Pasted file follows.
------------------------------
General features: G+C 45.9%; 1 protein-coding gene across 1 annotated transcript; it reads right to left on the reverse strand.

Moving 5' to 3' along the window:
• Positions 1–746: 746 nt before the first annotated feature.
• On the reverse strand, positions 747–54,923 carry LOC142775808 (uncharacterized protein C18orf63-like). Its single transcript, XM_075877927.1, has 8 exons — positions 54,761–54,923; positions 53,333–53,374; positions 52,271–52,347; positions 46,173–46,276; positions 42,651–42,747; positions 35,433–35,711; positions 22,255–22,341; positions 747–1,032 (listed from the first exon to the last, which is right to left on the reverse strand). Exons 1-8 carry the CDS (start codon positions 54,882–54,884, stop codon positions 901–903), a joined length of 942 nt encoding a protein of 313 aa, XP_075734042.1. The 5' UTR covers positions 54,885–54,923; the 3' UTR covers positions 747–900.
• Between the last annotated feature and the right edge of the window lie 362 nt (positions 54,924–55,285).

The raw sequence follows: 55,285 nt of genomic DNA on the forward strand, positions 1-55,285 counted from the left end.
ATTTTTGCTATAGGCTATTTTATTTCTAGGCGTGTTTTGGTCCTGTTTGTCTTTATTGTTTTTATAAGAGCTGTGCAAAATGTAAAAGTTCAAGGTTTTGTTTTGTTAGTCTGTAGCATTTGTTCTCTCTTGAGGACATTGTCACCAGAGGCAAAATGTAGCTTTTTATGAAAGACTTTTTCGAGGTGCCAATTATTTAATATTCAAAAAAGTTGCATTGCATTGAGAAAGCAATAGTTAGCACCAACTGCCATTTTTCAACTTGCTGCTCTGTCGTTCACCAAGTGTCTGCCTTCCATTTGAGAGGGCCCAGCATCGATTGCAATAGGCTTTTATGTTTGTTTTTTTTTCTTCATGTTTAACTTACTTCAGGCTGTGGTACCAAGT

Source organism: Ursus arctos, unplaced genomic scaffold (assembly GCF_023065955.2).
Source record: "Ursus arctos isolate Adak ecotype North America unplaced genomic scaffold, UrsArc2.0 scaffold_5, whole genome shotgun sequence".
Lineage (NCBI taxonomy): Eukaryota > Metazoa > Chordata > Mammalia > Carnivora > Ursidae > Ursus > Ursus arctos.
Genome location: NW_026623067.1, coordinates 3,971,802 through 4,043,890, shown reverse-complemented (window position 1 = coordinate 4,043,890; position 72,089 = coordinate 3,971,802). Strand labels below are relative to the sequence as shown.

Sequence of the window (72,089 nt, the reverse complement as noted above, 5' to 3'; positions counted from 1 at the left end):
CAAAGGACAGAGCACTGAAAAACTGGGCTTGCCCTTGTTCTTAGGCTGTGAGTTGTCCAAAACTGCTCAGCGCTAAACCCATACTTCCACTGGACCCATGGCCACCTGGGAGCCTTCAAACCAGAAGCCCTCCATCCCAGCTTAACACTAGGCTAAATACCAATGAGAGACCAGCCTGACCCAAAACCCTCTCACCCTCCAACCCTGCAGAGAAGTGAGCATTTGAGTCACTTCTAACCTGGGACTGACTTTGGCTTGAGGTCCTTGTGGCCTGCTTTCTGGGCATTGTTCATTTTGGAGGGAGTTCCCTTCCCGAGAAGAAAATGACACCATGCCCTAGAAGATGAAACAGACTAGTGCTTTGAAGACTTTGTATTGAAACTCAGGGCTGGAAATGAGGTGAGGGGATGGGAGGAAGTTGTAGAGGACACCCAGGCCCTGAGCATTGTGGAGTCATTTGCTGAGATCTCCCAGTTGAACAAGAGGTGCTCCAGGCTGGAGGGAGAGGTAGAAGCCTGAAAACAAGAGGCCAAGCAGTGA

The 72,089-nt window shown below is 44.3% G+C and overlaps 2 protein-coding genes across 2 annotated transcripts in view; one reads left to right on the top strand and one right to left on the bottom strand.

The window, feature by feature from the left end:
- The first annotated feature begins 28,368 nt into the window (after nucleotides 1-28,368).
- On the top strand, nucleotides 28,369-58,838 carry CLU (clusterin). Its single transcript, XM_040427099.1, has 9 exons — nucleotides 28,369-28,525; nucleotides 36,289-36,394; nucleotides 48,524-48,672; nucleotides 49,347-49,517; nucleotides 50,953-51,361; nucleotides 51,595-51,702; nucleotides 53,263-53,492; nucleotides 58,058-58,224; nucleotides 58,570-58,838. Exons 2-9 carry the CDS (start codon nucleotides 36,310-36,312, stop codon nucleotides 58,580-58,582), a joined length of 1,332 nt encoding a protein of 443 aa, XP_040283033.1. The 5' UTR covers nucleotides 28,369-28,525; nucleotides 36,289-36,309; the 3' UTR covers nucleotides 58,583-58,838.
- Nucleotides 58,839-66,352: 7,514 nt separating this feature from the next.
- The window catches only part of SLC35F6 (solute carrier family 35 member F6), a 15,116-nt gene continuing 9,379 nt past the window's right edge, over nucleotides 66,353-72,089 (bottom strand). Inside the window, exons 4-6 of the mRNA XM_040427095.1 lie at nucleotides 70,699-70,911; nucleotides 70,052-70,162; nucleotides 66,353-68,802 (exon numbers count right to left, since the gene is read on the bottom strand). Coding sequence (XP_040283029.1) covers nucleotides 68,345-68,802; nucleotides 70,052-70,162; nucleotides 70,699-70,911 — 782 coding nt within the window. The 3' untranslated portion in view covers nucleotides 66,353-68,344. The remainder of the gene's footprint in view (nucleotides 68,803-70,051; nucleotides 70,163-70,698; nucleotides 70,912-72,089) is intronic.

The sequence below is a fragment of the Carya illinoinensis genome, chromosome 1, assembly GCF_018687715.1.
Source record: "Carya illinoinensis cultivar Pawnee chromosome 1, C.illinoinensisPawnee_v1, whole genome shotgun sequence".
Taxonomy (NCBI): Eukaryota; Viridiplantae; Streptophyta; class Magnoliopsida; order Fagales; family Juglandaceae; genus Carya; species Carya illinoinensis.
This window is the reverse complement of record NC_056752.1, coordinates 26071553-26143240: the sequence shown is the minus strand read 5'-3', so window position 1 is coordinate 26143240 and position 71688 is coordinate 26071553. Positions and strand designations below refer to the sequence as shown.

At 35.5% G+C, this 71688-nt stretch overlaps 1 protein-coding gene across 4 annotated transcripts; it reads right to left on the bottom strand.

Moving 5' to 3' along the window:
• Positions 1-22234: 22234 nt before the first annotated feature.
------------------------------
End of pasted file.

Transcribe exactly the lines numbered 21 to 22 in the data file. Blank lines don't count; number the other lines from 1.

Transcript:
Source record: "Carya illinoinensis cultivar Pawnee chromosome 1, C.illinoinensisPawnee_v1, whole genome shotgun sequence".
Taxonomy (NCBI): Eukaryota; Viridiplantae; Streptophyta; class Magnoliopsida; order Fagales; family Juglandaceae; genus Carya; species Carya illinoinensis.